You are not permitted to download, save or email this image. Visit image gallery to purchase the image.
Listeners to Radio New Zealand's Morning Report could not help noticing there was something very different, even something amiss, when they heard Winston Peters being interviewed by Sean Plunket yesterday.
The pair usually scrap like pit-bulls on heat. But not on this occasion. Mr Peters sounded tired. He sounded like a man whose world was collapsing.
And it was. The politician who built a stellar reputation as the representative of the underdog by crusading against corporate fraud and greed is now in the demeaning position of being the subject of a Serious Fraud Office investigation.
While he still had to speak to the Prime Minister, Mr Peters would have known it was odds-on his ministerial warrant was only hours away from being suspended until the SFO had completed its inquiries.
Even if by some miracle he talked Helen Clark into letting him keep his portfolios, there was the wreckage to his party to contemplate.
How could he campaign with any credibility or effectiveness while he was weighed down with the SFO investigation as an albatross around his neck?
He can give all the Grey Power speeches he likes. The words "Serious Fraud Office" are as contagious as the Black Death in killing off support, no matter how hard he tried to make light of things.
It wasn't as if the week had not been cataclysmic enough. Big cracks have started to appear in Mr Peters' testimony to Parliament's privileges committee regarding the Owen Glenn donation - the latest inconsistency in his version of events being exposed by the prime minister, of all people.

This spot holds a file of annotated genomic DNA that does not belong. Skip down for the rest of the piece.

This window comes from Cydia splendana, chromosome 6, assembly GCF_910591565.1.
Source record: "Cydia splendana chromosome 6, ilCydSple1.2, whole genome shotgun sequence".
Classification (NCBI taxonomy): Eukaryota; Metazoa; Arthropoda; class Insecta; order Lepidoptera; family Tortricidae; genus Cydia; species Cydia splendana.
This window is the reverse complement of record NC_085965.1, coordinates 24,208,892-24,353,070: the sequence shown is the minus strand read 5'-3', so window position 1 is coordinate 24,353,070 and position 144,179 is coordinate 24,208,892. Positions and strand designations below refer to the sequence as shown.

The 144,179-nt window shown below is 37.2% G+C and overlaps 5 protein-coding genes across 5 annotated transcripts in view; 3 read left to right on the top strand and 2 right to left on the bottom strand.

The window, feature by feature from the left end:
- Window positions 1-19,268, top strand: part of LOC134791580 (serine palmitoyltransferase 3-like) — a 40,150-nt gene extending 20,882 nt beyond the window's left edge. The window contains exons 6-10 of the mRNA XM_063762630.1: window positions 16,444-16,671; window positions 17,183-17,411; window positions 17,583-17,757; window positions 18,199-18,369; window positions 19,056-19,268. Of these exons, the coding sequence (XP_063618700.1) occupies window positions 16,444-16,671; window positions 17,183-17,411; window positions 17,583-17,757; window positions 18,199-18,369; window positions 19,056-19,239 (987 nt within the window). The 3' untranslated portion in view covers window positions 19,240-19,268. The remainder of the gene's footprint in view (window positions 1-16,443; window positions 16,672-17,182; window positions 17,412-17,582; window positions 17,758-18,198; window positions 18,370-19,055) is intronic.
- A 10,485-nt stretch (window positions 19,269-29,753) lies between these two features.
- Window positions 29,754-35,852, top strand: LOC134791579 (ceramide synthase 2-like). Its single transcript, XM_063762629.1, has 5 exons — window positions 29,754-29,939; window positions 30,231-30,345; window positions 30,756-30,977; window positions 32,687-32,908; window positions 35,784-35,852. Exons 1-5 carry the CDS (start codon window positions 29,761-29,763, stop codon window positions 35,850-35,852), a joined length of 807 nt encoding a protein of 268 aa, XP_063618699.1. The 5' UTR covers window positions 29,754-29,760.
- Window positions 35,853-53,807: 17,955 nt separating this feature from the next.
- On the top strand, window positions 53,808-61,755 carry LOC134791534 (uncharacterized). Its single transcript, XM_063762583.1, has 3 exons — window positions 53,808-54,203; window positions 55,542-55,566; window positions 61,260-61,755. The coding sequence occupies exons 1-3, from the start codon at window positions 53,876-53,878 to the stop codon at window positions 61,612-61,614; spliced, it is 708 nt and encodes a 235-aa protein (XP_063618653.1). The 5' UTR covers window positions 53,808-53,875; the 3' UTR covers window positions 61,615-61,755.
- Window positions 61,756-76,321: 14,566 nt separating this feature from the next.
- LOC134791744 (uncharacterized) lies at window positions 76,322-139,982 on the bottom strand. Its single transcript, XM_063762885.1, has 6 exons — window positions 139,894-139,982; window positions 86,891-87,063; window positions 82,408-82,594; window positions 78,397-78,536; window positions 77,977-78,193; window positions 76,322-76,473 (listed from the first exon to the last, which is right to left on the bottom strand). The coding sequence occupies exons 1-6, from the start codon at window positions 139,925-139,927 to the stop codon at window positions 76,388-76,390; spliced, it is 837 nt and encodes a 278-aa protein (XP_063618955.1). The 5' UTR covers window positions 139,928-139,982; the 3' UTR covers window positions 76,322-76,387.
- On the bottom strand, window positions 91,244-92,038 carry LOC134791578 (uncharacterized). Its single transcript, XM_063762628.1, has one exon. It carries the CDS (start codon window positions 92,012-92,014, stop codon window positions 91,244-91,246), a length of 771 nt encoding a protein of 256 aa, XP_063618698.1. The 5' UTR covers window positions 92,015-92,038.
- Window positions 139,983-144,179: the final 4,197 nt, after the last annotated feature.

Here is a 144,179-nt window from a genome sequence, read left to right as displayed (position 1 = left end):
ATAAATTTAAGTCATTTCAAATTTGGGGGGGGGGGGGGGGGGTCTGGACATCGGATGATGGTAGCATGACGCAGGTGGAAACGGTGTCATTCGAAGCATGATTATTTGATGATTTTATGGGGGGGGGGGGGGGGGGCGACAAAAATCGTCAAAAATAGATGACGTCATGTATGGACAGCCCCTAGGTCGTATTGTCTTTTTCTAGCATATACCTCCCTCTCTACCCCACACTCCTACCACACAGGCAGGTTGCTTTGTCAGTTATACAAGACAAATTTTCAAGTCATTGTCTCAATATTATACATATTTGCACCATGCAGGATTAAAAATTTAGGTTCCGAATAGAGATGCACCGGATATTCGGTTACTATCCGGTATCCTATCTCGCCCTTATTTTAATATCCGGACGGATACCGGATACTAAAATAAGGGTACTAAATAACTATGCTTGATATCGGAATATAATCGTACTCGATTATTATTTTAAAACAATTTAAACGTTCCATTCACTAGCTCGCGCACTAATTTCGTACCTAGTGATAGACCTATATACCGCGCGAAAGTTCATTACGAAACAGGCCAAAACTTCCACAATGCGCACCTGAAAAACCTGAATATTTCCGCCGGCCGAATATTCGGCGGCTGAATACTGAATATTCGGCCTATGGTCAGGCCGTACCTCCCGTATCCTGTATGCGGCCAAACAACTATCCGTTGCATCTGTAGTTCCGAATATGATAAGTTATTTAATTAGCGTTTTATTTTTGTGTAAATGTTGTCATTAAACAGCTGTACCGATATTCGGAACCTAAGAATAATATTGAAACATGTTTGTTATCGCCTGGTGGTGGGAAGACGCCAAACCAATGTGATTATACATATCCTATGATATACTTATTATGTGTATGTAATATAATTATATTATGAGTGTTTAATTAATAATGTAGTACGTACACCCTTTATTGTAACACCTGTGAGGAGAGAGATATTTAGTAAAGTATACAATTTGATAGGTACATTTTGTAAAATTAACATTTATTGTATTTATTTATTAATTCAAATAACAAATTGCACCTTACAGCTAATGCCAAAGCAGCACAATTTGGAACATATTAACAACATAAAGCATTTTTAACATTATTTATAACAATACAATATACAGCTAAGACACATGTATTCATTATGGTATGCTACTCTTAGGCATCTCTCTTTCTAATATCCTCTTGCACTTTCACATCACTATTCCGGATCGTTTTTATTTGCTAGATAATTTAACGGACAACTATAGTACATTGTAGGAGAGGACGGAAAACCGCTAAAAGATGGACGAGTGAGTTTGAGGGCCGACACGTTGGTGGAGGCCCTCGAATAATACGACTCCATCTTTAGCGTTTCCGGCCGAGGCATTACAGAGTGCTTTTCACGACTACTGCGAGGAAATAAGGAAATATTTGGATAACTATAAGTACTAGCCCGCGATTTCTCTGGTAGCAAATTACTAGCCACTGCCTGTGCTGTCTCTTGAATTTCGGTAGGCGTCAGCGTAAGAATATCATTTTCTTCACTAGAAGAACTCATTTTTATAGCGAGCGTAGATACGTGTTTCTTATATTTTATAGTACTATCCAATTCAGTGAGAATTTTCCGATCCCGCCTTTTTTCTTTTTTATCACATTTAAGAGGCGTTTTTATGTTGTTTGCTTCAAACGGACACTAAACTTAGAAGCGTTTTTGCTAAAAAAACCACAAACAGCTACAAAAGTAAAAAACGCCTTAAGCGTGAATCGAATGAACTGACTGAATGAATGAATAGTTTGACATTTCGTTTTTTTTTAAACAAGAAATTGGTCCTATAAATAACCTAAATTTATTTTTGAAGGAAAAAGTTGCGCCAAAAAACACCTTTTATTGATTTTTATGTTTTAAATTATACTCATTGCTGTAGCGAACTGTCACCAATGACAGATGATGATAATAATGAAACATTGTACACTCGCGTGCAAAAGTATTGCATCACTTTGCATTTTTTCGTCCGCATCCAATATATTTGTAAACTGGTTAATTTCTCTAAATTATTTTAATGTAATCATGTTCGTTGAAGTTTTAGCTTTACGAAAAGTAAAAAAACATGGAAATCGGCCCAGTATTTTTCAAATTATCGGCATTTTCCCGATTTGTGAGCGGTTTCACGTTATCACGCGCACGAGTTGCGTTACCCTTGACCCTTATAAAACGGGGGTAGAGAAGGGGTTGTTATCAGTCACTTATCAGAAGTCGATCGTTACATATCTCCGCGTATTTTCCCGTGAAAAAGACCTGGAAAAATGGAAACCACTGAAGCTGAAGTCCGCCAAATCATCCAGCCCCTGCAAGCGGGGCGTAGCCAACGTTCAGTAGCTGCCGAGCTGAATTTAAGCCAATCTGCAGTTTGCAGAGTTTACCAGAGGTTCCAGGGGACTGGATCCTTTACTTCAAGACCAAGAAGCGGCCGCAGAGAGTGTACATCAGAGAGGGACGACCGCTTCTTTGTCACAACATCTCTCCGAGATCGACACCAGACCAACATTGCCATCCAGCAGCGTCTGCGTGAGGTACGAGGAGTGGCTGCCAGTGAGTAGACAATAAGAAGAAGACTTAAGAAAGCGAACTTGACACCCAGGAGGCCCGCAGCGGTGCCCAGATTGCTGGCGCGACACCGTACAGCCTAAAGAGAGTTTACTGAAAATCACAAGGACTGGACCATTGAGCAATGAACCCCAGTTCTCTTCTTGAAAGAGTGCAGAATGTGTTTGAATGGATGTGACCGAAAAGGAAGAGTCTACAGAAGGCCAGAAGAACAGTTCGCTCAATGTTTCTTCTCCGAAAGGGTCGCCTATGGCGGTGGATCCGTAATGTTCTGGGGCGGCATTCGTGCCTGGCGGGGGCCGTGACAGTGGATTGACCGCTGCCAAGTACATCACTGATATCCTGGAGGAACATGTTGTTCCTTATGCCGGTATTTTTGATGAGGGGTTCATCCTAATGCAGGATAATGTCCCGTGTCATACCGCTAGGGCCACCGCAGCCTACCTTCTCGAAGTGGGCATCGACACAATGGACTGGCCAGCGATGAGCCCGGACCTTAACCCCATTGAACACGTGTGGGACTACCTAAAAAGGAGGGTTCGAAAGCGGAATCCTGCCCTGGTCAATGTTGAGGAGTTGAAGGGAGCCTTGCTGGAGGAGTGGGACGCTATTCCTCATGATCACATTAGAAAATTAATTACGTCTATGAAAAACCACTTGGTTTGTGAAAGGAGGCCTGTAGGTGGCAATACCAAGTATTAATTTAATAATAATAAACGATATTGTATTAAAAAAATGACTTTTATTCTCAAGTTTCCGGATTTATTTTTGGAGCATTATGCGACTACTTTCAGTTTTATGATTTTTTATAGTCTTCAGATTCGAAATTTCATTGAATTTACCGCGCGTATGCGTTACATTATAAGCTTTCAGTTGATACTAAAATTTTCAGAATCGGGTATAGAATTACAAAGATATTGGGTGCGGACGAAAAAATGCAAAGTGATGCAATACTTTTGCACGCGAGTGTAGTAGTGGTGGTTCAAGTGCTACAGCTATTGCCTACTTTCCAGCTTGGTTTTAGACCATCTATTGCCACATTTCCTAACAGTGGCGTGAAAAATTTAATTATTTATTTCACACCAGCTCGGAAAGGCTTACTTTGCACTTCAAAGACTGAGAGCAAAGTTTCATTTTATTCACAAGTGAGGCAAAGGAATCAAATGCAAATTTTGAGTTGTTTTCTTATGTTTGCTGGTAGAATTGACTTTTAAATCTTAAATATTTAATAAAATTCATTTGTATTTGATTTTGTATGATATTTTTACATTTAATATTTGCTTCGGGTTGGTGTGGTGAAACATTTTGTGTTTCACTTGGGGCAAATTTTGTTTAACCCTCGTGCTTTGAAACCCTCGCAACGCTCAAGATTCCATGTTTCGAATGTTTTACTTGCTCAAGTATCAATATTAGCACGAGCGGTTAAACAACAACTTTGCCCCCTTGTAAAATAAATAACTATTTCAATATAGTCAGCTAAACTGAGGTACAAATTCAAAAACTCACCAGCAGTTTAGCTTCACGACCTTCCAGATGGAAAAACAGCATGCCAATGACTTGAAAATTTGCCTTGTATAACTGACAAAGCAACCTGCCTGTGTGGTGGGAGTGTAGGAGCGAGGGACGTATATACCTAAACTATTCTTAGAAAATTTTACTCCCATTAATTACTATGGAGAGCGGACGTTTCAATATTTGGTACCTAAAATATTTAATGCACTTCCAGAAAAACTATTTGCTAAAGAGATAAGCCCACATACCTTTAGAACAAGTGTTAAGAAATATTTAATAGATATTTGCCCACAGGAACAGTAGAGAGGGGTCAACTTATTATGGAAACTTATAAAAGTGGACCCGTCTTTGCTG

Not only did Miss Clark reveal she had known for six months that Mr Glenn had donated money either to Mr Peters or New Zealand First, she had asked Mr Peters regularly whether that was the case. He continued the give assurances that it wasn't.
The upshot is that Mr Peters was aware of the donation. Yet he persisted in denying one existed.
His final ignominy was National ruling him persona non grata as far as post-election negotiations are concerned. It stamps NZ First with the label of irrelevance. Not being able to deal with National means Mr Peters will have far less bargaining power with Labour, presuming he makes it back to Parliament.
Part of National's motivation for adopting such a stance was to slash NZ First's chances of returning.
It is not unusual for major parties in proportional voting systems to have no truck with minor ones. In Germany in the 1990s, the two major parties had a tacit agreement not to take any of the then mushrooming neo-Nazi and ultra-nationalistic parties as coalition partners.
NZ First, of course, is not in that category. But the effect is the same. If you cannot influence events, who is going to vote for you?
John Key had been weighing up for some time pulling the plug on Mr Peters. It was no easy decision. It could cost National the election.
However, selling "Brand Key" as a breath of fresh air in an otherwise fetid political atmosphere was hardly credible if National was going to team up with Mr Peters once the election was over.
As the week progressed and Mr Peters slipped deeper and deeper into the mire, it became obvious that Mr Key had to cut National off from any association with him. However, Mr Key was also observing Labour's discomfort and defensiveness over Mr Peters. It was not an experience he is willing to replicate if he becomes prime minister.